Bad, Bad Times & How It Got Better Again

     I still remember the summer my life fell apart. 

       I’d been living away from my home, the UK, to teach in South Korea for about a year. My fiancé was about to move in and I was ready for another spectacular Korean summer: day-drinking, sight-seeing, and the kind of luscious heat we never get in the UK. Other people hate it, but it makes me feel like I’m living a perpetual holiday. Then my dad called me up, crying.
        ‘Your Nan is dying,’ he said. ‘You need to come home.’ 

         About a month later, my friend called me to tell me that another friend – a friend we both loved, the kind of person you never want to stop writing about – had killed himself. 

        I thought she’d have happy news – the kind of wonderful news that’s so special you have to call in the middle of the night, as soon as you can. Maybe she was getting married or had a new job. What a terrible cold shock it was to find out, out of nowhere, that someone we both loved so much was gone forever. Two people I loved had died in a very short space of time. 

With my friend, it took me a while to understand what she was saying. Then I sat very still and said nothing for a long time. In my memory, we were sitting up late, laughing about something I couldn’t remember but……  what happened to that happy ending? What about all the other things I was forgetting? I wondered how he had died. Probably alone, maybe frightened. I couldn’t bear to think about it, but it was all I could think about. 

I didn’t want to go out anymore. I burst into tears for no reason. I just wanted to stay home and try to hold all my thoughts together. Around the same time, my fiancé moved in. This was something we’d been very excited about but the housing we’d been expecting fell through and we ended up in a tiny damp apartment. The shower didn’t work. We were trying to organise a wedding. It felt like a lot of people thought the wedding was a bad idea. 

           A lot of bad things were happening at once. 

           I thought I was going crazy. I was not a lot of fun to be around. I cried and stared into space a lot. If my fiancé was a little late, I thought about all the reasons something might’ve happened to him and he might actually be dead. I texted him a lot. I was easily hurt. I found it hard to go to work and carry on being aggressively enthusiastic to my students. I was too embarrassed to call up my parents and tell them that my life was falling apart. It was very hard to try and explain this all over the phone to my friends back home – I didn’t know how to make sense of it. I didn’t recognise myself anymore. I was hurting so much but I couldn’t begin to explain it.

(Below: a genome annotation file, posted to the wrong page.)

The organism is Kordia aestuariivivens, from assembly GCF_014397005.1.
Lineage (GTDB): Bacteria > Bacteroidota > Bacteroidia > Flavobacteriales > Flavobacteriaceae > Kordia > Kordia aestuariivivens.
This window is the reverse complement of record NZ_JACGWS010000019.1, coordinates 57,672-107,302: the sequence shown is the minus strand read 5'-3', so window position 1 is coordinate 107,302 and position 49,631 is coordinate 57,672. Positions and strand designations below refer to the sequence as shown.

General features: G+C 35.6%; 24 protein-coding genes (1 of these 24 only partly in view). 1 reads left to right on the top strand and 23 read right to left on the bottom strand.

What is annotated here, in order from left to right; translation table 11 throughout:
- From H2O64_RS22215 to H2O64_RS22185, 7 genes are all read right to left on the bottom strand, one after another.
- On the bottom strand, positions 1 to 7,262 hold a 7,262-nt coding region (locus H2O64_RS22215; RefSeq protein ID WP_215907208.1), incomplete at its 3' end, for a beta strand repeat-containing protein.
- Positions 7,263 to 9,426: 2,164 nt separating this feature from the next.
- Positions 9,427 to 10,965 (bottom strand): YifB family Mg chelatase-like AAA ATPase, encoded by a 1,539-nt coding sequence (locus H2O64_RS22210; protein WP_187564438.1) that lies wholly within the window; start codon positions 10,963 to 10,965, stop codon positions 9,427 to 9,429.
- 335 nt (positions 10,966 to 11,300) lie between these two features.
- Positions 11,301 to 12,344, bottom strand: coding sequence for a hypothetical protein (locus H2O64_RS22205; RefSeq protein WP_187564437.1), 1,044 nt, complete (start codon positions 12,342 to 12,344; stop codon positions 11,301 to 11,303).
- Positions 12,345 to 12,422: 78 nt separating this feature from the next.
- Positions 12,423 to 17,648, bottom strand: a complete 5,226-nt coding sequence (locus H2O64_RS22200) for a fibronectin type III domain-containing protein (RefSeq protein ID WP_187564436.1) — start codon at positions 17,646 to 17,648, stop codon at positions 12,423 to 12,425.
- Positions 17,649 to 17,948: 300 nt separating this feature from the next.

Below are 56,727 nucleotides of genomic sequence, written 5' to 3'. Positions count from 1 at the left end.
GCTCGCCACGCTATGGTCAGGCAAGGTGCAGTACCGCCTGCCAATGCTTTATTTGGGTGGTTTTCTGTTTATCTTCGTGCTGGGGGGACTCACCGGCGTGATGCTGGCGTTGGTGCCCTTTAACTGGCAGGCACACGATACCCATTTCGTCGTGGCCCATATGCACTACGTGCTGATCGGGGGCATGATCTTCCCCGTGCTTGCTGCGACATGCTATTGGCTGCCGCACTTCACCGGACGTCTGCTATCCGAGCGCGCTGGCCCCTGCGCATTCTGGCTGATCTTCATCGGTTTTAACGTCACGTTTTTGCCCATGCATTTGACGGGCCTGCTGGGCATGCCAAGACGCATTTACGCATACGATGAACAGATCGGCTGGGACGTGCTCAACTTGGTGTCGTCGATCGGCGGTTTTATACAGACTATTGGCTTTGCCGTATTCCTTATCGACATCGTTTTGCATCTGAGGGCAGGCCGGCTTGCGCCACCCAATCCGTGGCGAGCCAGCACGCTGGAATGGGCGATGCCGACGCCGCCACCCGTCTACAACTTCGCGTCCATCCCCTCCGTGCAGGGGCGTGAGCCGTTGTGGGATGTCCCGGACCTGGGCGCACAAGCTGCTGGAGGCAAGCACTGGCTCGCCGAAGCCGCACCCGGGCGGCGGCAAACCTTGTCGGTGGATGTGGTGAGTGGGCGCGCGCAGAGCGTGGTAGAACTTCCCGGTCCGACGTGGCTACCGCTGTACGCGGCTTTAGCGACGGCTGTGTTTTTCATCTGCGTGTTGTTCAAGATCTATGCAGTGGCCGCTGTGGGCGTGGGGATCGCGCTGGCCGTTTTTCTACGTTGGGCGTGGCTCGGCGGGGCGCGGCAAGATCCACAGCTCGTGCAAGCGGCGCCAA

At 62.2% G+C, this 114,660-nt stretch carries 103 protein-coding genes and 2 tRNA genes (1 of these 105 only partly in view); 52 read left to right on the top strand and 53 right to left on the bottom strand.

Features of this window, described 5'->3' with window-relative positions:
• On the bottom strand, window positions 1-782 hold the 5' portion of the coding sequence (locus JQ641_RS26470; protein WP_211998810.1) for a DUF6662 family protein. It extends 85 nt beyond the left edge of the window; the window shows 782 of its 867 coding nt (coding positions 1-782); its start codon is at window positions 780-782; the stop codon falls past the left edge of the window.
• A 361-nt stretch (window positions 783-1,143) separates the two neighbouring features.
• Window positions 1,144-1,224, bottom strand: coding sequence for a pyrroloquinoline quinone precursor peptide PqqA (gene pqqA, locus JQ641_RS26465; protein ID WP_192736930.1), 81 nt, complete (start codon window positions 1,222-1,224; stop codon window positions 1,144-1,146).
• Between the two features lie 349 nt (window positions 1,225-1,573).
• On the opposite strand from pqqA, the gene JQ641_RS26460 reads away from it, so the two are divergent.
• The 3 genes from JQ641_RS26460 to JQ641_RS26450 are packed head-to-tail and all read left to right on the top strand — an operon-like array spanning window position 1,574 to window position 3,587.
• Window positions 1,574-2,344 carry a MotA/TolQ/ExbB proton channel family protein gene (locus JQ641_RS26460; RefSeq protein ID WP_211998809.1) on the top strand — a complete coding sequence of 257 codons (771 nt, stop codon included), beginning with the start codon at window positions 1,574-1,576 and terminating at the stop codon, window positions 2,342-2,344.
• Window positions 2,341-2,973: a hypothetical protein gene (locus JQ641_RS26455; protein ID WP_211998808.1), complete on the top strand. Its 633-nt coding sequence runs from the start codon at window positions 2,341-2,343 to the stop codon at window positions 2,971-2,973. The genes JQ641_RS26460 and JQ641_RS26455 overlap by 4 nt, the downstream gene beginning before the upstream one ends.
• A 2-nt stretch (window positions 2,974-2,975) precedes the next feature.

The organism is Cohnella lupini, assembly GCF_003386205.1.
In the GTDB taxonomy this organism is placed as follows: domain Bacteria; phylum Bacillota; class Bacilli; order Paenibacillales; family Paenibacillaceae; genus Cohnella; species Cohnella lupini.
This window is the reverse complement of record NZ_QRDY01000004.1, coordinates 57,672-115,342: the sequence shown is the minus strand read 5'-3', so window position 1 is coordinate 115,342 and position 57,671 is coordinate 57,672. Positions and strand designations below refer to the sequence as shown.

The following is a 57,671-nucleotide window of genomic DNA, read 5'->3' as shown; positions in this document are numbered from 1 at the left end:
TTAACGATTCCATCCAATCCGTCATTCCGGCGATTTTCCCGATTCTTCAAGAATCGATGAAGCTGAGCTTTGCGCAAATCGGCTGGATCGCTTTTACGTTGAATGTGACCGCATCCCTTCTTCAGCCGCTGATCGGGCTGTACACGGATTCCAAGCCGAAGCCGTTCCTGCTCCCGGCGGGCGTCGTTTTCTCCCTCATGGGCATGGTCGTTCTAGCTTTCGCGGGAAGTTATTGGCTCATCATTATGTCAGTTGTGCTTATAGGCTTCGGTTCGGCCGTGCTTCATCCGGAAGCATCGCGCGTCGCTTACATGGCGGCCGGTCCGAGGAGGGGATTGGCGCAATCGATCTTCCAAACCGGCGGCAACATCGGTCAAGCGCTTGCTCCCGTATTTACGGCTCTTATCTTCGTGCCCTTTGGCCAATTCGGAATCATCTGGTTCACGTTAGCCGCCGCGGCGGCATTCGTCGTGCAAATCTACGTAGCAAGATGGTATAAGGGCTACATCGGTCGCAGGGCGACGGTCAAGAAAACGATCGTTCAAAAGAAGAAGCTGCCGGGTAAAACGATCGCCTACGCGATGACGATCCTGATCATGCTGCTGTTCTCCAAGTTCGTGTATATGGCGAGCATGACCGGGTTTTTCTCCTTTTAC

But I got better. 

  A lot of time in the media,  we only see the unhappy ending. We hear a lot about people dying but we don’t hear much about people getting better. If you’re hurting, it’s important to know that things can and do get better. Sometimes I felt like I was radiating pain and sadness and it’s hard to know where to begin. 

Firstly, I think going to therapy was the first step I took in getting better. I didn’t want to go to therapy or, more honestly, I didn’t want to pay for it. After all, part of the reason I was stressed was because we were already strapped financially. HOW WAS SPENDING MORE MONEY EVER GOING TO MAKE ME FEEL BETTER? When a family member was depressed, she was told she didn’t have real problems and she should cheer up. Did I even have real problems? Even if I did, what was the point in talking about it? He was dead, and no matter what I said that was never going to change. But I got to a point that I was desperate enough to try anything. 

So I forked over the cash and met a lady who told me that if I wanted the grief to get better, I needed to talk to my friends about it. I was aghast. Wasn’t that the whole point in paying her? So she had to sit there and listen to my slow, meandering, incoherent ramblings about all the things that were too late to change? Now she was telling me to talk about it to someone else? Didn’t she understand that when I talked about it, it was like there were glass shards choking up my throat?